2008-09 NFHS Basketball Rules Changes
Any item that goes around the entire head (elastic strips/bands, pre-wrap, headbands, etc.) shall meet the rule requirements regarding color, maximum size, logo restrictions and team uniformity. Black and beige have also been added to the colors a team is permitted to wear.
Rationale: This change makes the rule more consistent in application and enforcement. The additional colors will provide student-athletes with the same low-cost options, while maintaining team uniformity.
During a free throw, all players will move up one marked lane space, leaving the two spaces closest to the end line vacant. A new mark (2 inches by 8 inches) must be reapplied to the lane line near the free-throw line to designate the last 3-foot marked lane space.
Rationale: This rules change may reduce rough play during free-throw situations while maintaining defensive rebounding percentages within an acceptable range.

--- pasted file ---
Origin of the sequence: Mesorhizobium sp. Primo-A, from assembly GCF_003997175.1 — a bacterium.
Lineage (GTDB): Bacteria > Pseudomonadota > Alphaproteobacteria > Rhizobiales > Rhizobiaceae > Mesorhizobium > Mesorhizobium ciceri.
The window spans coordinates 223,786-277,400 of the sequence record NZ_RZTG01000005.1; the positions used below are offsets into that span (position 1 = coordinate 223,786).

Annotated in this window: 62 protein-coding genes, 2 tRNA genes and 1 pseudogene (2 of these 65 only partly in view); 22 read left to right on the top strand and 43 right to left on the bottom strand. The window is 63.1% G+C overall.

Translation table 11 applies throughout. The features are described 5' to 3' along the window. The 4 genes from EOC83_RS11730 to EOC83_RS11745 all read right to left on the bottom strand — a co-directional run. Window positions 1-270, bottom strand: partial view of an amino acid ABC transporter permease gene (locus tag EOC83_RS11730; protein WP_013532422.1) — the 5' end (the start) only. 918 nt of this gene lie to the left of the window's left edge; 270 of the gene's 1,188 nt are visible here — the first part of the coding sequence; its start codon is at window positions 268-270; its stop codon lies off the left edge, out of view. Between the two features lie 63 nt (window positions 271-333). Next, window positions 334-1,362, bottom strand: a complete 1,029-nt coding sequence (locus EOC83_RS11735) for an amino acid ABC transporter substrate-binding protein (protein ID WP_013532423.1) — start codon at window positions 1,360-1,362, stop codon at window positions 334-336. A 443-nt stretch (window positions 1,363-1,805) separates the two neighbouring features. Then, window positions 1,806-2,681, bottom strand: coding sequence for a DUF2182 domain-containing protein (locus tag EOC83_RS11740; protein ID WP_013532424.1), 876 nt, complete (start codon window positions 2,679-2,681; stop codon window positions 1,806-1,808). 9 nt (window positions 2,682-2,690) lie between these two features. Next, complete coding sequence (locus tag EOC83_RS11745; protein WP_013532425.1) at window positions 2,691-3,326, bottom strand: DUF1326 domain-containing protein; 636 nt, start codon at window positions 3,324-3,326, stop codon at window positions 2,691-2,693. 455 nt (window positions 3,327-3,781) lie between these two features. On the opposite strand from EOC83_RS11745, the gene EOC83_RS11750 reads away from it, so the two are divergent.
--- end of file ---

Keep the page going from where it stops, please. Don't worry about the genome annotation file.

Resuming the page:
|2008-09 NFHS Basketball Editorial Changes
|3-4||The uniform section will be reorganized to separate the topics by articles and adjust the language to reflect current industry standards/terminology.|
|4-27-2||A portion of the first sentence of the ‘incidental contact’ definition will be removed to clarify that a foul should be called when displacement occurs while opponents attempt to secure a loose ball.|
A maximum of one technical foul shall be charged directly to the head coach when a participant wears an illegal jersey, illegal pants/skirt or an illegal number.
Rationale: This rules change reduces the penalty from one technical foul assessed to each starter and each substitute to a maximum of one technical foul assessed directly to the head coach. There has been a proliferation of illegal uniforms worn by teams within the last several years. This change reduces the penalty, but puts the responsibility for illegal uniforms where it ultimately belongs � with the head coach � not the participant.
|2008-09 Points Of Emphasis|
|1. Legal Uniforms|
|2. Rough Play|
|4. Slapping the Backboard|
|5. Officials’ Mechanics and Signals|